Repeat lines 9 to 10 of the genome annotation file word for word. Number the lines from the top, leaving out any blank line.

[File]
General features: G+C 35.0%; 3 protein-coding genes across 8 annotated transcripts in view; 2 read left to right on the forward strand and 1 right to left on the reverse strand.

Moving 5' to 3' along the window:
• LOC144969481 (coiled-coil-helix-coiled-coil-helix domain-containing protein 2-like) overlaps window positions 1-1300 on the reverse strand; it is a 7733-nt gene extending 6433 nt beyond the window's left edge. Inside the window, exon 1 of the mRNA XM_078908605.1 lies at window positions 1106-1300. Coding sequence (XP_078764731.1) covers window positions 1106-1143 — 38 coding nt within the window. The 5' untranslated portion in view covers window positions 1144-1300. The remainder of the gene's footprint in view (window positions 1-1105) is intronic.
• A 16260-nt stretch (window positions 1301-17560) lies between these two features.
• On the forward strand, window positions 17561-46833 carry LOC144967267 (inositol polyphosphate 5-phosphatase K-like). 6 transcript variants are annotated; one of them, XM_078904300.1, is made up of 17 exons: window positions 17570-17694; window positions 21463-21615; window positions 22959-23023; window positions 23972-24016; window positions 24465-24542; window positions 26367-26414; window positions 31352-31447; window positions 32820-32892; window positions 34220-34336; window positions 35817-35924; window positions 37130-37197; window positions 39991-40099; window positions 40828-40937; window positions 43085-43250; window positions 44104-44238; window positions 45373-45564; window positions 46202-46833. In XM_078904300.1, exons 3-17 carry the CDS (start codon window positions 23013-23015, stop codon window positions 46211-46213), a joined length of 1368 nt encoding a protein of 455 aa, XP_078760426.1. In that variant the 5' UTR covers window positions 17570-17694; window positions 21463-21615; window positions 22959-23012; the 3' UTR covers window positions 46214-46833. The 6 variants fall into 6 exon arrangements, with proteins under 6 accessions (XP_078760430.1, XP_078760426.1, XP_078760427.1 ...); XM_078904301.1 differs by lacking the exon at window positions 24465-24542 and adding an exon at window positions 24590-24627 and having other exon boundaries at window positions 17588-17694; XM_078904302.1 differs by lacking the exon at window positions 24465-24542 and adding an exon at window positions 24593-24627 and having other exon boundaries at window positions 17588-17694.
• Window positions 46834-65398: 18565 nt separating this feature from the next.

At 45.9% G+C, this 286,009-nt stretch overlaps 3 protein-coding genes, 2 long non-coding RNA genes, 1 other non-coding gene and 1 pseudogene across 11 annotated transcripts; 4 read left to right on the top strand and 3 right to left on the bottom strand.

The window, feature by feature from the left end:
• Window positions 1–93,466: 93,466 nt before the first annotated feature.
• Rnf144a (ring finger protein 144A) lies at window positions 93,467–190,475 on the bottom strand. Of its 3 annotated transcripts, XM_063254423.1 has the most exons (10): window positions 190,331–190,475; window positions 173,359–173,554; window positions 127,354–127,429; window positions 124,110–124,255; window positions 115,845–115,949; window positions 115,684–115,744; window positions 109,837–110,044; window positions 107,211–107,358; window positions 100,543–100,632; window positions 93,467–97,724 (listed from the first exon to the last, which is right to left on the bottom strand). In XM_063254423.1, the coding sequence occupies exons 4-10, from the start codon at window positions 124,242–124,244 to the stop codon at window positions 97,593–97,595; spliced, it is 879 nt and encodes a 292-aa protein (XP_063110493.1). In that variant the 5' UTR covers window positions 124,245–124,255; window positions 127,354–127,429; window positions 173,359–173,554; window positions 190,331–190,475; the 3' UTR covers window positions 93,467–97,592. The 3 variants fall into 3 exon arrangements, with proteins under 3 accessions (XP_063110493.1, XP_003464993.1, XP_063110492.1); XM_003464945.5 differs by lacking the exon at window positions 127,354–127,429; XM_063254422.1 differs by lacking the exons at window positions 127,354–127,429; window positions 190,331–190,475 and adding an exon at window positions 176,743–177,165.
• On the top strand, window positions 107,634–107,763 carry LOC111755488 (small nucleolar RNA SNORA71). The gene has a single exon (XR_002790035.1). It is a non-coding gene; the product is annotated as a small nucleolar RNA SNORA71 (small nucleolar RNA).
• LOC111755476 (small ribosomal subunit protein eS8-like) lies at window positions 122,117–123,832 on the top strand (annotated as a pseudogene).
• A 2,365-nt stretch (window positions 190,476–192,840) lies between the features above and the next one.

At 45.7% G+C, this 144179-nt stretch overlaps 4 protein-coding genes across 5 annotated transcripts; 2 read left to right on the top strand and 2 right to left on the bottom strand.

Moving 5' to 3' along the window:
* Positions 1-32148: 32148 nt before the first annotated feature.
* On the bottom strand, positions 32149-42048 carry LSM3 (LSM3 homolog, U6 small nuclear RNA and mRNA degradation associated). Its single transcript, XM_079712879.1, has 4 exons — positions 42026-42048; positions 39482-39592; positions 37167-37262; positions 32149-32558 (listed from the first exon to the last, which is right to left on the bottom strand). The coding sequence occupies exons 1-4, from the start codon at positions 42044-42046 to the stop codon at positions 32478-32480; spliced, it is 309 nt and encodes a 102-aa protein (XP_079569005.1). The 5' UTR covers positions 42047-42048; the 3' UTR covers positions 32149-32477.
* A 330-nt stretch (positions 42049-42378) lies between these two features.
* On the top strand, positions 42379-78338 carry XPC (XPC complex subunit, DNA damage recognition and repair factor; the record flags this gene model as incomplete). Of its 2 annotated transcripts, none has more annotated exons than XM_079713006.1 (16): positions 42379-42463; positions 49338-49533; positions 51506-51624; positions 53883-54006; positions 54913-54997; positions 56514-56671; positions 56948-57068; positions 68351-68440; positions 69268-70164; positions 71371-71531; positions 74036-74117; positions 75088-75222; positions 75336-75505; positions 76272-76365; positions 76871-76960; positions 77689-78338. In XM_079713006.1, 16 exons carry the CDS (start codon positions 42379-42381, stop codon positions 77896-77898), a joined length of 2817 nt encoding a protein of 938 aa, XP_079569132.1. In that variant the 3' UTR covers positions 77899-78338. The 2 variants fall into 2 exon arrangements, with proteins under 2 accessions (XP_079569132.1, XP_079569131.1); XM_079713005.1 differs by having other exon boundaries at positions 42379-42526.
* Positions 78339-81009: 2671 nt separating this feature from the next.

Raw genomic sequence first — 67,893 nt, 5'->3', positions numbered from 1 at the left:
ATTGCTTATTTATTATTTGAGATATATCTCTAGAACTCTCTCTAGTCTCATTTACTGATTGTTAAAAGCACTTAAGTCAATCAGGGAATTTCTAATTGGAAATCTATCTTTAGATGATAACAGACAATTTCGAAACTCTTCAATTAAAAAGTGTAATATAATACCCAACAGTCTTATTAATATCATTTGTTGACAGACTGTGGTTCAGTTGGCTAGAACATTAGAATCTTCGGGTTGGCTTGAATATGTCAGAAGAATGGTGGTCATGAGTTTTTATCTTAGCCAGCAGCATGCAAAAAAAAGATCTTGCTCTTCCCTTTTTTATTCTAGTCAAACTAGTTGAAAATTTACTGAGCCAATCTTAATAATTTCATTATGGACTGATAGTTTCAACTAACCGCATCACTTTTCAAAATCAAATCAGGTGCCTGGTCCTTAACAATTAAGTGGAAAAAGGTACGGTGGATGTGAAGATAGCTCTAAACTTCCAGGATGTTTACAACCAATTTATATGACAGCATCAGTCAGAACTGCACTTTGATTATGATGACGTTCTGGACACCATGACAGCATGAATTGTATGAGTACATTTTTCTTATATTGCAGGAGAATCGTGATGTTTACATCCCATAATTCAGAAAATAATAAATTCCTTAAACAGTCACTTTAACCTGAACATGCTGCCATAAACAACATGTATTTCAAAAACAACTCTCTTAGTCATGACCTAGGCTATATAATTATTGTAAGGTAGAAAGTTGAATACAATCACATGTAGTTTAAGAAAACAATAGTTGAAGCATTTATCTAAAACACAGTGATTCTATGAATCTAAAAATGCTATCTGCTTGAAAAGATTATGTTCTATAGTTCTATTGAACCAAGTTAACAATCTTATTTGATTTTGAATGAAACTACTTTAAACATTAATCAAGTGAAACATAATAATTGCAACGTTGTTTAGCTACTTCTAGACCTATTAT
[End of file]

• Window positions 1–93,466: 93,466 nt before the first annotated feature.
• Rnf144a (ring finger protein 144A) lies at window positions 93,467–190,475 on the bottom strand. Of its 3 annotated transcripts, XM_063254423.1 has the most exons (10): window positions 190,331–190,475; window positions 173,359–173,554; window positions 127,354–127,429; window positions 124,110–124,255; window positions 115,845–115,949; window positions 115,684–115,744; window positions 109,837–110,044; window positions 107,211–107,358; window positions 100,543–100,632; window positions 93,467–97,724 (listed from the first exon to the last, which is right to left on the bottom strand). In XM_063254423.1, the coding sequence occupies exons 4-10, from the start codon at window positions 124,242–124,244 to the stop codon at window positions 97,593–97,595; spliced, it is 879 nt and encodes a 292-aa protein (XP_063110493.1). In that variant the 5' UTR covers window positions 124,245–124,255; window positions 127,354–127,429; window positions 173,359–173,554; window positions 190,331–190,475; the 3' UTR covers window positions 93,467–97,592. The 3 variants fall into 3 exon arrangements, with proteins under 3 accessions (XP_063110493.1, XP_003464993.1, XP_063110492.1); XM_003464945.5 differs by lacking the exon at window positions 127,354–127,429; XM_063254422.1 differs by lacking the exons at window positions 127,354–127,429; window positions 190,331–190,475 and adding an exon at window positions 176,743–177,165.